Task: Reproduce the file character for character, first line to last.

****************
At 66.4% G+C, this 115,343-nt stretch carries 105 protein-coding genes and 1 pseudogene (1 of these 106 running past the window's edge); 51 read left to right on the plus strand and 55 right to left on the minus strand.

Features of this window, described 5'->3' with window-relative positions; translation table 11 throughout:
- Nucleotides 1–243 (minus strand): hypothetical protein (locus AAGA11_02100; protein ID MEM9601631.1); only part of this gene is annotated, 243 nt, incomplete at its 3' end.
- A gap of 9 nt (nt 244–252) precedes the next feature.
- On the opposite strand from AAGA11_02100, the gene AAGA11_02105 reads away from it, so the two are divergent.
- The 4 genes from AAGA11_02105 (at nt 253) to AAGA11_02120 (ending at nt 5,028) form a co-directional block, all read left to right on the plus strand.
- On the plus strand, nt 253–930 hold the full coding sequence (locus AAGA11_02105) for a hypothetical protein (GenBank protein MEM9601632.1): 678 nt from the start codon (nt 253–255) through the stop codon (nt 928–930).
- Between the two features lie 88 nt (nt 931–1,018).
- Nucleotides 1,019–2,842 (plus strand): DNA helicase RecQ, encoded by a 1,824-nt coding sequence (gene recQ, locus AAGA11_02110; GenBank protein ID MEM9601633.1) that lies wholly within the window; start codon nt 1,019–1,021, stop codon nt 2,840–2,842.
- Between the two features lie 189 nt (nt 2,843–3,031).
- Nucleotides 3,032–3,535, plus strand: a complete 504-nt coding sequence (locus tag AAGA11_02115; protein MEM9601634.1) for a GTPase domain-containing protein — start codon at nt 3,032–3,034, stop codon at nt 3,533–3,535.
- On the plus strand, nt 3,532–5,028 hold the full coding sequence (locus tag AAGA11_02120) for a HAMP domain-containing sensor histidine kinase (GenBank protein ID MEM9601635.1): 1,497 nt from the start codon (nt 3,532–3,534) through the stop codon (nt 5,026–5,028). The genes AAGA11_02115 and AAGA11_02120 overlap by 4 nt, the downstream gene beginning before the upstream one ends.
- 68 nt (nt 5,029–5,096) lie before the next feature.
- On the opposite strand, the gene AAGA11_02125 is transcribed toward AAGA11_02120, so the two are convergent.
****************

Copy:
At 66.4% G+C, this 115,343-nt stretch carries 105 protein-coding genes and 1 pseudogene (1 of these 106 running past the window's edge); 51 read left to right on the plus strand and 55 right to left on the minus strand.

Features of this window, described 5'->3' with window-relative positions; translation table 11 throughout:
- Nucleotides 1–243 (minus strand): hypothetical protein (locus AAGA11_02100; protein ID MEM9601631.1); only part of this gene is annotated, 243 nt, incomplete at its 3' end.
- A gap of 9 nt (nt 244–252) precedes the next feature.
- On the opposite strand from AAGA11_02100, the gene AAGA11_02105 reads away from it, so the two are divergent.
- The 4 genes from AAGA11_02105 (at nt 253) to AAGA11_02120 (ending at nt 5,028) form a co-directional block, all read left to right on the plus strand.
- On the plus strand, nt 253–930 hold the full coding sequence (locus AAGA11_02105) for a hypothetical protein (GenBank protein MEM9601632.1): 678 nt from the start codon (nt 253–255) through the stop codon (nt 928–930).
- Between the two features lie 88 nt (nt 931–1,018).
- Nucleotides 1,019–2,842 (plus strand): DNA helicase RecQ, encoded by a 1,824-nt coding sequence (gene recQ, locus AAGA11_02110; GenBank protein ID MEM9601633.1) that lies wholly within the window; start codon nt 1,019–1,021, stop codon nt 2,840–2,842.
- Between the two features lie 189 nt (nt 2,843–3,031).
- Nucleotides 3,032–3,535, plus strand: a complete 504-nt coding sequence (locus tag AAGA11_02115; protein MEM9601634.1) for a GTPase domain-containing protein — start codon at nt 3,032–3,034, stop codon at nt 3,533–3,535.
- On the plus strand, nt 3,532–5,028 hold the full coding sequence (locus tag AAGA11_02120) for a HAMP domain-containing sensor histidine kinase (GenBank protein ID MEM9601635.1): 1,497 nt from the start codon (nt 3,532–3,534) through the stop codon (nt 5,026–5,028). The genes AAGA11_02115 and AAGA11_02120 overlap by 4 nt, the downstream gene beginning before the upstream one ends.
- 68 nt (nt 5,029–5,096) lie before the next feature.
- On the opposite strand, the gene AAGA11_02125 is transcribed toward AAGA11_02120, so the two are convergent.